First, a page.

I am working on a 10' x 12' building with a 6' porch (16' x 12' overall). Roof is a simple gable that will cover the porch.

The porch roof will rest on 2x beams, which are supported by posts at one end, and by the building at the other end. I'm trying to figure out the detail of how to frame the wall to support the beams.

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My plan right now is to shorten the last stud on the front wall, to act as a jack stud under the beam. Then I have a king stud next to it. Then a 3rd stud, to act as a nailing surface for drywall on the inside. (This is a full-length wall.)

The shorter side wall's 2nd top plate will be notched to fit around the porch beam. This weakens the joint between walls, so I may add a metal plate, as seen in Advanced Framing.

Front wall framing plan:

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Is this a good approach?

I've considered extending the porch beam in to the side walls, perhaps to the next stud, but that would complicate things a great deal.

EDIT: Design snow load is 25psf here. With a 1' overhang, the total load on the beam is 1500lbs. Roofing is metal, slope 4:12.

  • 1
    Have you already framed the walls? If not, you might want to consider just extending the double top plate like this.
    – Tester101
    Commented Jul 12, 2012 at 13:00
  • If You go with Your original plan, I just say that all 3 studs (the beam's support, king and the 3rd one) need to be bolted together. This will help to avoid buckling. The resting part of a beam needs to be also attached to the structure. I bet You all know this, but I'm not quite familiar with framing. My approach is purely theoretical. Commented Jun 24, 2016 at 10:57

2 Answers 2


Jay's plan to use beam pockets in the front wall will work fine. Dbl. top plates with no additional structure supporting a roof over a SIX foot span (as per Tester101's first suggestion) is entirely inadequate. Whether a 2x beam on edge is adequate, and how deep it is, depends on what the roof snowload is, if any.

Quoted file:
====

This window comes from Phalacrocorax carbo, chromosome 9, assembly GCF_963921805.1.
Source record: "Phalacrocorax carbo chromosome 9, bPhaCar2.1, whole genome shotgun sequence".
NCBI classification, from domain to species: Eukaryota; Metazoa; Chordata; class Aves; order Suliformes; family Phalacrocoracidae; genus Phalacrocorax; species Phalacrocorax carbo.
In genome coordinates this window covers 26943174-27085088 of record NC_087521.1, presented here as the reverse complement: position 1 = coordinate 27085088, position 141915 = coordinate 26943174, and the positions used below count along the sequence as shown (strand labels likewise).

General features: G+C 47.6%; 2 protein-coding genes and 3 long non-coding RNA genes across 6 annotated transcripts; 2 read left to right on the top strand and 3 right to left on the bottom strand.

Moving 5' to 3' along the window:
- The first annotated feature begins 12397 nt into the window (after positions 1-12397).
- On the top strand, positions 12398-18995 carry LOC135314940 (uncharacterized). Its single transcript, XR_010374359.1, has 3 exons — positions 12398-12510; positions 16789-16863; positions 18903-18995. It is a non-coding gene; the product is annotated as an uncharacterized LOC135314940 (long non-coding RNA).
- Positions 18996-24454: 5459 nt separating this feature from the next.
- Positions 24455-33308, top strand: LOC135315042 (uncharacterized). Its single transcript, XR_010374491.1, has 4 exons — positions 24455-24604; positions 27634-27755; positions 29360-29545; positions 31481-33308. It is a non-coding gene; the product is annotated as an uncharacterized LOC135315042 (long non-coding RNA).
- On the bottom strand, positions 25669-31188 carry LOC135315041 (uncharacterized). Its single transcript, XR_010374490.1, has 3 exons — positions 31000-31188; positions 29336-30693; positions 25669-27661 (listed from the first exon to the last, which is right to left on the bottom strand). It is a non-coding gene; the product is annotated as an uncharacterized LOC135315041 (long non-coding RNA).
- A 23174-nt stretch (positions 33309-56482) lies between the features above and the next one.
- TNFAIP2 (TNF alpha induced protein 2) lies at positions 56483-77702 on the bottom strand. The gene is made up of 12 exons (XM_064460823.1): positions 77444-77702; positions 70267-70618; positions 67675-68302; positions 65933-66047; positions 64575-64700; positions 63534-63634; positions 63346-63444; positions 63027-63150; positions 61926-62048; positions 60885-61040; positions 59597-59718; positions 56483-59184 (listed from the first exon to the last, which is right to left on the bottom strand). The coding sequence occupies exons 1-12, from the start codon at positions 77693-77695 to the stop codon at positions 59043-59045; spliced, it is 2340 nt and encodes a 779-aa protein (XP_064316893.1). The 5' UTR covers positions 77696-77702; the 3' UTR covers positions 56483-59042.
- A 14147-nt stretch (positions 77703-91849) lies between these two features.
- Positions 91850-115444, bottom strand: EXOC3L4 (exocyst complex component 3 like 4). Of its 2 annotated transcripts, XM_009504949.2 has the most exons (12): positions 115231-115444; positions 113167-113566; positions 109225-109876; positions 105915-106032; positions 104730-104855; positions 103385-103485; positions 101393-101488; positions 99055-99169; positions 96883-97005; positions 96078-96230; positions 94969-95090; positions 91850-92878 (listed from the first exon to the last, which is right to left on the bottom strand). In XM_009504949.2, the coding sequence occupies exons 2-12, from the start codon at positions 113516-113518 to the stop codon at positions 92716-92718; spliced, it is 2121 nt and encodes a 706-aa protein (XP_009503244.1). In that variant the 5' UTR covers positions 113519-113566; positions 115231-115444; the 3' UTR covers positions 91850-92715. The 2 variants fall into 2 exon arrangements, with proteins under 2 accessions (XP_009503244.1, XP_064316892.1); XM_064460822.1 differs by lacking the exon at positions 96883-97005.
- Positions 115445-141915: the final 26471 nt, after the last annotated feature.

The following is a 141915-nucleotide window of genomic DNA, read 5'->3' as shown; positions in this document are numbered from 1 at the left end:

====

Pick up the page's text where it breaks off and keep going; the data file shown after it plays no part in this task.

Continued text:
There are also hardware beam hangers available that support the end of the beam and are nailed or bolted to the supporting studs in the front wall, eliminating the need to frame pockets. Tester101's second suggestion to use a ledger to support the beam end is a viable idea, but the connection of the ledger under the beam, into the studs needs to be carefully detailed.

A metal plate tying the two walls together is an important detail. Alternately, extend the dbl. top plates over the beam, lowering the beam 3" so the plates can still lap in a conventional manner. If you go with a hardware hanger or a ledger, the beam should be strapped to the sidewall top plate to hold it to the main structure in a wind storm or possibly an earthquake.

Along wind storm lines, be sure the beam is well connected to the outer post, and the post tied into the foundation, as there can be significant uplift forces on an open porch roof.

  • Lots of good advice. +1 and welcome to the site.
    – BMitch
    Commented Jul 12, 2012 at 23:31

One option is to build the shed, then use a 2x6 ledger board to attach doubled up 2x4s to the shed.

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For a beefier solution, you could use doubled up 2x6s to span the gap.

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You could also connect the ledger even with the top of the wall, and use double joist hangers to connect the doubled up 2x6s to the ledger.

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You can attach the ledger using 1/2"x4" lag screws, one or two per stud.


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